Fake News … Seriously???

By Lyle R. Hill

I answered the phone as it finished its third ring. Because it was a Monday night, I did not offer up my usual formal salutation, but just a simple “Hello.” The voice of the caller was a very familiar one. It was my almost 11-year old granddaughter, Jillian.

“Grandpa, I need your help if you have some time for me,” she stated very matter-of-factly.

I could tell from her tone that she was a bit upset so I certainly wanted to help her and it actually makes me quite happy when one of my grandkids turns to me for help. I like to think that they think of me as a source of wisdom and guidance … someone they know they can always turn to no matter what the problem or concern might be.

“Of course I will help you, Jillian, and what is it that you need help with?”

“It’s kind of a homework assignment and we are supposed to talk with an adult person, other than our mother or father, that we think is old, but not stupid.”

“Your teacher actually said that?” I asked.

“No, she said ‘mature and of good judgment’ but when I asked David what that meant, he told me it meant kinda ‘old but not stupid’ and recommended you if nobody else was available.”

David is Jillian’s teenage brother and, if nothing else, I guess I should be happy that he thinks I’m not stupid.

“Okay, Jillian, what’s the problem?”

“Well, Grandpa, last week a story came out in our school newspaper, the one the eighth graders put out every two weeks, that said all of the crayons in Mrs. Rubin’s classroom were missing and that someone said they saw kids from my class in her classroom stealing the crayons two Tuesday afternoons ago after school.”

“Did kids from your class take those crayons, Jillian?”

“Of course not, Grandpa. Mrs. Rubin’s class is for second graders. We don’t even use crayons. We use colored pencils, markers and paint brushes. Why would we take their crayons?”

“Well, who exactly was it that accused your class of this crime?”

“The school reporter won’t say because he says he is afraid his source might get beaten up.”

“What is it your teacher wants you to do by calling and talking to someone who is old and not stupid about this?”

“She wants us to talk this over with someone and then write a report on what we should do about the situation. Then the class will compare all of the stuff they come up with and we will come up with what she called an ‘action plan’ or something like that. A couple of the kids in class are calling this ‘fake news’ and they want to do a protest with signs
and things on the playground. But I don’t see how that will help. Everybody still will think we’re a bunch of crooks. It’s not fair, Grandpa.”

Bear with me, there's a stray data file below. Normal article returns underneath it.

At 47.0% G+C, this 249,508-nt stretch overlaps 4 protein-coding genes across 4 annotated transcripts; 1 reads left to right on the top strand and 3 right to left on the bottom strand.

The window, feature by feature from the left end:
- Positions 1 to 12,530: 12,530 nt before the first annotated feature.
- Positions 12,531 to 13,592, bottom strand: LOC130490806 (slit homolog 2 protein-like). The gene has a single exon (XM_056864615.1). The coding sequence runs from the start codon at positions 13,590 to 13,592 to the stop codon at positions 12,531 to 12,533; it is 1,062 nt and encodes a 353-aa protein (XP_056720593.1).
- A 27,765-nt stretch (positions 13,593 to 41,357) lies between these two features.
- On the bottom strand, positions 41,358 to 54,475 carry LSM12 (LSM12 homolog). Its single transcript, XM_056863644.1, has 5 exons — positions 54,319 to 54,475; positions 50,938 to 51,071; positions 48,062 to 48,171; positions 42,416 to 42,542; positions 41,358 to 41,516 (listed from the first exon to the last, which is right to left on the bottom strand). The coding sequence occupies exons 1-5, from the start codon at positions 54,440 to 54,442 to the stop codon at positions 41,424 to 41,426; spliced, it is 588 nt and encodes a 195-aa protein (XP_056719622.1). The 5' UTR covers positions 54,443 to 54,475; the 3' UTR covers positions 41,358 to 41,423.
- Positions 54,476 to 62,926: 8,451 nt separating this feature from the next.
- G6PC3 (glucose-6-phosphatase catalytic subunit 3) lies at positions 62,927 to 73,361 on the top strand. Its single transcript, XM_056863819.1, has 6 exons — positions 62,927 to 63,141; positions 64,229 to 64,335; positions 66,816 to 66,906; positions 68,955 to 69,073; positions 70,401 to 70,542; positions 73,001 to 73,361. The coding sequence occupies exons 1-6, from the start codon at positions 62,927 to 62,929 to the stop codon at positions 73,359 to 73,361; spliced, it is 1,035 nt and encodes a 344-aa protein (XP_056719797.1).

“No, it’s not fair, Jillian.”

“But you know what’s really weird, Grandpa, a friend of mine from Sandburg School said the exact same thing is happening at her school. Not to her class, but to another one that got accused of stealing all of the crayon’s out of one of their second grade classrooms.”

“And did it also get reported in their school newspaper?”

“It did, Grandpa. Just like at our school. Kinda strange don’t ya think?”

“Well, I guess there could be a serial crayon thief on the loose in Elmhurst,
Illinois, but I have a feeling that’s not what this is about.”

“What’s a serial crayon thief, Grandpa?”

“We’ll talk about that Sunday when you come over for dinner. Right now we have to help get your report done.”

“Okay, but what should I say?”

“Well, Jillian, I think the kids in your class that called this fake news might
be right. You see, when someone makes an accusation against someone, but has very shaky proof, or even no real proof at all, to back it up, it’s sometimes known as fake news.”

“But why would they do that? Isn’t that just the same as telling a lie?”

“You could look at it that way, Jillian. My boss, Debra Levy, who has been a reporter, columnist, editor and publisher, doesn’t call this kind of stuff fake news, she calls it propaganda and I probably have to agree with her. She says, ‘if it’s fake, it’s not news.’”

“Propa-whata, Grandpa?”

“We can talk about that on Sunday, too, Jillian. For now, because you have to come up with some kind of a report, I am going to suggest that you and your class friends demand that the paper publish a letter from you guys denying that you took anything and demand an apology unless the paper can produce a real witness or some other real proof of your alleged crime.”

“But won’t some people still think we’re guilty?”

“They might and that’s the real damage that fake news or lying of any kind can do to someone. It can hurt for a very long time. And I have a feeling that is what your teacher might be trying to teach you.”

“Teach us what, Grandpa?”

“To always speak the truth. Don’t repeat what you hear without knowing it’s true and don’t jump to any conclusions until you know the whole story about a situation.”

“Grandpa, does this kind of stuff happen in the grown-up business world, too? Do grown-ups lie and spread fake stories?”

“Yes, it does, Jillian. More than you can imagine.”


“Yes, seriously!”

Lyle R. Hill is the managing director of Keytech North America, a company providing research and technical services for the glass and metal industry. He also provides glass-related advice on Glass.com. Hill has more than 40 years’ experience in the glass and metal industry and can be reached at lhill@glass.com. You can read his blog every other Monday at lyleblog.usglassmag.com.

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